Small Business Marketing: A Beginner’s Guide

This beginner’s guide to small business marketing will help SME’s with advice on how to plan for the year ahead. So you can promote your business effectively, but without spending a fortune.

It is essential that a growing business has a clear marketing plan, with measurable outcomes and defined goals. Unfortunately, many owners of SME’s simply don’t have the time or expertise to develop an effective marketing strategy. But without taking the time to plan, your business may be heading into dark waters.

Heed the marketing advice given below and you can be confident that your company has been given the forethought it needs to achieve your goals.

Clarify your vision

Creating a company vision and mission statement is one of the first steps in the planning process. These statements explain your company aspirations in a concise manner. They also help your team focus on what is really important and provide a basis for other aspects of your strategic plan.

What’s the difference?

  • Your vision is your dream – a vision statement is a short phrase or sentence that conveys your hopes for the future.
  • Your mission grounds your vision in practical terms – a mission statement describes what you are going to do and why you are going to do that.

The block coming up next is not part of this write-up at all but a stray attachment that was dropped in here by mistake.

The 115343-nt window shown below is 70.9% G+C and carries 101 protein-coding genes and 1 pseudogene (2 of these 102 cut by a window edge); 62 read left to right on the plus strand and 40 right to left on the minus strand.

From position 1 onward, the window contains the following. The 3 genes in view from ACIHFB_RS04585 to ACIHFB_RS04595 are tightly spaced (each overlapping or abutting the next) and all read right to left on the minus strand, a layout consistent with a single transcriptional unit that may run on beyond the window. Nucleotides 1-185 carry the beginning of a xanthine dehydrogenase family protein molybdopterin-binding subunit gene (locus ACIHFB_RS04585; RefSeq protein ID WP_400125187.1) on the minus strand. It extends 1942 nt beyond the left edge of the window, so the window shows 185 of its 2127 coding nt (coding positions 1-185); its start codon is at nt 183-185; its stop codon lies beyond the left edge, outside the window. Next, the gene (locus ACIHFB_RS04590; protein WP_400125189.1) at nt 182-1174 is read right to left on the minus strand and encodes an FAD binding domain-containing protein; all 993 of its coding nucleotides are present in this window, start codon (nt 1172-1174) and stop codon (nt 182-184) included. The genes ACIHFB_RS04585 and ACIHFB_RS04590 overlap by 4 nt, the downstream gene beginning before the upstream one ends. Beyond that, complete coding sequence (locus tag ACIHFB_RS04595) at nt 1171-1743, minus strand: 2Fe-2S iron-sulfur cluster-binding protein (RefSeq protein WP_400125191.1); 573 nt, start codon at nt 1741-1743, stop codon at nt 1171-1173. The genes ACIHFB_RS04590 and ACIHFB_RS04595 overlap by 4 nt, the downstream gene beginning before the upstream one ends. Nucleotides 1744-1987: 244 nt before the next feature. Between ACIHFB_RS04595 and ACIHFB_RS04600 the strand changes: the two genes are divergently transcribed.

If you need some inspiration in this area, take a look at these sample company mission statements.

Determine who you wish to target

Before you spend any money on marketing your products and services, you first need to figure out whom to target. Who is your ideal buyer? What are their needs and wants? By conducting a bit of research you will be able to focus your marketing efforts and craft enticing messages to attract and engage likely buyers.

Plan accordingly

Any marketing plan worth its salt will contain these fundamental elements:

  • Start with situation analysis
    A good plan starts with a situation analysis to see where the business is now. Capture customer insights if you are already up and running or refer to market data if your company is a start-up.
  • Conduct SWOT and PESTLE analysis
    A SWOT analysis is an opportunity for self-reflection. Identify the Strengths, Weaknesses, Opportunities and Threats. Conduct a review of factors outside of your control (PESTLE) which may help or hinder your success.
  • Identity market opportunities
    Determine what your market looks like. Who are the key players, what demand is there for your product or service, is the market saturated or ripe for the plucking. Perhaps there is a niche that you could exploit?
  • Write down your objectives
    Ensure that these are SMART – Specific, Measurable, Achievable, Relevant and Time bound.

Check out the competition

Conduct competitor analysis to find out what others in your field are doing and look for ways to beat them. When you’re aware of their biggest weaknesses or gaps, you will know what you need to improve on. This will allow you to get ahead of your competition and grow your business further.